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Newsletter: Verdict in Ghost Ship trial brings more pain and frustration for families

People look at the remains of the Ghost Ship warehouse in Oakland on Dec. 10, 2016, a little more than a week after the fire that killed 36 people.
People look at the remains of the Ghost Ship warehouse in Oakland on Dec. 10, 2016, a little more than a week after the fire that killed 36 people.
(Santiago Mejia / The Chronicle)

Good morning, and welcome to the Essential California newsletter. It’s Friday, Sept. 6, and I’m writing from Los Angeles.

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On Thursday — two years, nine months and four days after a fire ripped through an Oakland warehouse-turned-arts-collective, killing 36 people — a Bay Area jury returned a verdict in the Ghost Ship fire trial.

Two men, Max Harris and Derick Almena, had been facing 36 years in state prison on 36 counts of involuntary manslaughter in connection with the fire.

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The jury acquitted Harris, the warehouse’s 29-year-old self-described “creative director,” and deadlocked on the charges against Almena, the warehouse’s property manager. Yesterday’s verdict capped a long judicial saga that involved two trials, an aborted plea deal and a near-mistrial. It was not immediately clear whether or not prosecutors would attempt to retry Almena.

“For the victims’ loved ones, many of whom had either sat in court and listened to heart-rending testimony about their relatives’ final moments during the four-month trial or flown back and forth from other parts of the country to attend key hearings, Thursday’s result was the latest round of pain and frustration,” as crime and policing reporter James Queally explained in his story on the verdict.

“You have 36 people who died, and there’s no one taking responsibility for this,” Grace Kim, whose cousin Ara Jo died in the fire, told Queally.

[Read the full story: “Ghost Ship verdict: Jury acquits one defendant, deadlocks on second in warehouse fire that killed 36" in the Los Angeles Times]

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Further reading on the Ghost Ship fire:

  • “He helped build an artists’ utopia. Now he faces trial for 36 deaths there.” A nuanced and heart-wrenching profile of Max Harris, who did chores and collected rent at the artists’ warehouse where he lived before facing criminal charges for the deaths of some of his close friends. New York Times
  • Breaking news coverage from the East Bay Times: The Oakland paper won a Pulitzer for its relentless coverage of the tragedy and further reporting that exposed the city’s failure to take actions that might have prevented it. That reporting is collected here. East Bay Times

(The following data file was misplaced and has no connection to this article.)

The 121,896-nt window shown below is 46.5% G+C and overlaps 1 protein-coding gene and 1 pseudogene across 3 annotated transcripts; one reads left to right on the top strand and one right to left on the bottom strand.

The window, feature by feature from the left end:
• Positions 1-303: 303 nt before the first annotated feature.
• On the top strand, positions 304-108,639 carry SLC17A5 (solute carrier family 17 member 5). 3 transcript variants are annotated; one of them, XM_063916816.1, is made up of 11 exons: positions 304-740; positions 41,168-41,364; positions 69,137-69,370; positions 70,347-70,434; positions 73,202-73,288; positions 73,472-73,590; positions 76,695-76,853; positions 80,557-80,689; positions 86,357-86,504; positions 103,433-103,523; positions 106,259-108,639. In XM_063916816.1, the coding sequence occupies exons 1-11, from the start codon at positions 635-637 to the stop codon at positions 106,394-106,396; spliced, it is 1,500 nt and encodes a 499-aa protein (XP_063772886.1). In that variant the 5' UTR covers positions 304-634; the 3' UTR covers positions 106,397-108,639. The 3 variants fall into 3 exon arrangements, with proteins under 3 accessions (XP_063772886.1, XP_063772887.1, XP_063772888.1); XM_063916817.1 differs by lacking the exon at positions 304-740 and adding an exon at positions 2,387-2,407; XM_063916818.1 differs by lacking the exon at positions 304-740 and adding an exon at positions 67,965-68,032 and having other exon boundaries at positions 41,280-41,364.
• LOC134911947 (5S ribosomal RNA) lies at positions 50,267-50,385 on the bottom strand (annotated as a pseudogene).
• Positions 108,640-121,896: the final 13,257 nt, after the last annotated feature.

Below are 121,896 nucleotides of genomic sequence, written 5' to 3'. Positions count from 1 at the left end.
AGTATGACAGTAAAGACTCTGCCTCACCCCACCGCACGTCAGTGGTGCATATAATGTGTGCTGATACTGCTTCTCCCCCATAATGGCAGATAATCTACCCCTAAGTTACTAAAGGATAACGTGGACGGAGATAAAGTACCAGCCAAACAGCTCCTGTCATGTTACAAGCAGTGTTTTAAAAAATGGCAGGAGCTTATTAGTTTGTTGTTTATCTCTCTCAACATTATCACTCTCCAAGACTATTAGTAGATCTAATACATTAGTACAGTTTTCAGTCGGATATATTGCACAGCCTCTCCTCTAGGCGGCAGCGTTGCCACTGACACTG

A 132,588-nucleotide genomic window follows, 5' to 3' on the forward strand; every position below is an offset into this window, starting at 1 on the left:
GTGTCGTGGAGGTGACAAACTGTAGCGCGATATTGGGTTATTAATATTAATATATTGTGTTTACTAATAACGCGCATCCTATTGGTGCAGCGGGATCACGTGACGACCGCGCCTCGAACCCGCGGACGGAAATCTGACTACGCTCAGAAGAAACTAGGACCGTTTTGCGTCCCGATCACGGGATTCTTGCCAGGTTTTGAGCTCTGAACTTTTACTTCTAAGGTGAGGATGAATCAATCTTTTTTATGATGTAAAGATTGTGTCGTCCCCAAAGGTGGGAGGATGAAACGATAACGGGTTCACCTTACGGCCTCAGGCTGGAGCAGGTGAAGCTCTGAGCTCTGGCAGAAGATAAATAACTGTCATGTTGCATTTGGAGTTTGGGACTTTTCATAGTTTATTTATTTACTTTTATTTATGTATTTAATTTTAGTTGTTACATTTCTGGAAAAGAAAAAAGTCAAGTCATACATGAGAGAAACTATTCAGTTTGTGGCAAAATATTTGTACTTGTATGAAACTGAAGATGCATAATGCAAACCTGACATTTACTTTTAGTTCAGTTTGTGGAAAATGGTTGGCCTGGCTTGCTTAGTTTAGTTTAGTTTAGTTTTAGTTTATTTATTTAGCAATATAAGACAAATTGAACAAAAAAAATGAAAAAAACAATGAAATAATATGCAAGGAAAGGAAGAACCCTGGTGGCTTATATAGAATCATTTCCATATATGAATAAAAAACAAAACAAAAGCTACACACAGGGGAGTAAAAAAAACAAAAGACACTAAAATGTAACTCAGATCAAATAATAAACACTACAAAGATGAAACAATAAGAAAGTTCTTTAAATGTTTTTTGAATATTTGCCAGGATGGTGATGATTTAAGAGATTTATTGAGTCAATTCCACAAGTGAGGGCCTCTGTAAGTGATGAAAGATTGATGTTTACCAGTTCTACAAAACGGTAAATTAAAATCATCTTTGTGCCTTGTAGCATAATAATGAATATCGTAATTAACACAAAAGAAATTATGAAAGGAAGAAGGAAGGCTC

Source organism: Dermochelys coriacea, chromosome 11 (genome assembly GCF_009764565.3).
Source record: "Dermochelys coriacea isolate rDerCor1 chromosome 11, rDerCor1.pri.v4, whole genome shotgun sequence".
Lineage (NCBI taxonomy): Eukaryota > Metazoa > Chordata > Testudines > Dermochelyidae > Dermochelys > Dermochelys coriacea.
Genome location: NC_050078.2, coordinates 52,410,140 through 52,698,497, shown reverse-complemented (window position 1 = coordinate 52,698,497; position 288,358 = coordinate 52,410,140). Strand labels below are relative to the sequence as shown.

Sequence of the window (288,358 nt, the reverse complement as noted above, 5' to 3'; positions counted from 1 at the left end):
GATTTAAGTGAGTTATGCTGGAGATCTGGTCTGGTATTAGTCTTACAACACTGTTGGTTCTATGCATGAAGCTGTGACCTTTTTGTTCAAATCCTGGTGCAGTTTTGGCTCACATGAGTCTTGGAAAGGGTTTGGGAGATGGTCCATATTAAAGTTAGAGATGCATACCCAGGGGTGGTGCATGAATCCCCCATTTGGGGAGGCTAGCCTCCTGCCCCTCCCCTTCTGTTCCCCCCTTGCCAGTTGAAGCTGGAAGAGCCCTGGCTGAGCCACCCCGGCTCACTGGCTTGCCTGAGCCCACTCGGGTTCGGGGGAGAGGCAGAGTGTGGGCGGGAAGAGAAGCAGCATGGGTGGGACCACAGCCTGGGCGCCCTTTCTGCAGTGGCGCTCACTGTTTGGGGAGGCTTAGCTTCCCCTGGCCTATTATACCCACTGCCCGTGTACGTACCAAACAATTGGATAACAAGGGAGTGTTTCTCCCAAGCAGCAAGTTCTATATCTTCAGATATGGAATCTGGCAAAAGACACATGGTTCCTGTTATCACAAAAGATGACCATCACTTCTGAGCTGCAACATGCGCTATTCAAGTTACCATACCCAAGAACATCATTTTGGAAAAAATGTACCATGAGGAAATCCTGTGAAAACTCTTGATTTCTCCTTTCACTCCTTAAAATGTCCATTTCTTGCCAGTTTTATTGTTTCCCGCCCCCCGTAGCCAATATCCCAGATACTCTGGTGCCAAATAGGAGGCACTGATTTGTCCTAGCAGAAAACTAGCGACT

• For many of the rescuers, the fire was a scene they can never forget. Los Angeles Times

And now, here’s what’s happening across California:

TOP STORIES

A preliminary investigation into the Conception boat fire has suggested serious safety deficiencies aboard the vessel, including the lack of a “roaming night watchman” who is required to be awake and alert passengers in the event of a fire or other dangers, according to several law enforcement sources familiar with the inquiry. The inquiry also has raised questions about whether the crew was adequately trained and whether passengers received a complete safety briefing. Los Angeles Times

California vaccine bill supporters and critics are baffled by Gov. Gavin Newsom’s sudden changes. The governor’s 11th-hour demands — which could reduce or eliminate the number of existing vaccine exemptions that would be scrutinized by state officials — were made just days before the Legislature adjourns for the year, creating confusion and new conflict at the state Capitol. Los Angeles Times

A fast-moving brush fire that erupted in the hillsides near Murrieta grew to 1,974 acres Thursday and prompted new evacuation orders for more neighborhoods in the Southern California city of about 113,000. More than 500 firefighters have been assigned to the Tenaja fire in Riverside County, which was at 10% containment as of 6 p.m. Thursday. Los Angeles Times

L.A. STORIES

This secret donor has given USC $400 million. In the 60 years since billionaire B. Wayne Hughes graduated from the university, he has quietly wielded power and bestowed enormous gifts at the university he loves. Los Angeles Times

Avocado toast ice cream has arrived, thanks to a local fourth-grader. Los Angeles Magazine

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Detroit Pistons owner Tom Gores became one of L.A.'s richest men snatching up imperiled companies and offloading them for profit. A prison phone business, though, has brought him only problems. Los Angeles Times

Plácido Domingo faces new sexual harassment reports, and the pressure on L.A. Opera continues to grow. Los Angeles Times

Day-Glo masterpieces are fading. Deep in a basement laboratory at the Los Angeles County Museum of Art, a conservator and her team are racing to save them. Los Angeles Times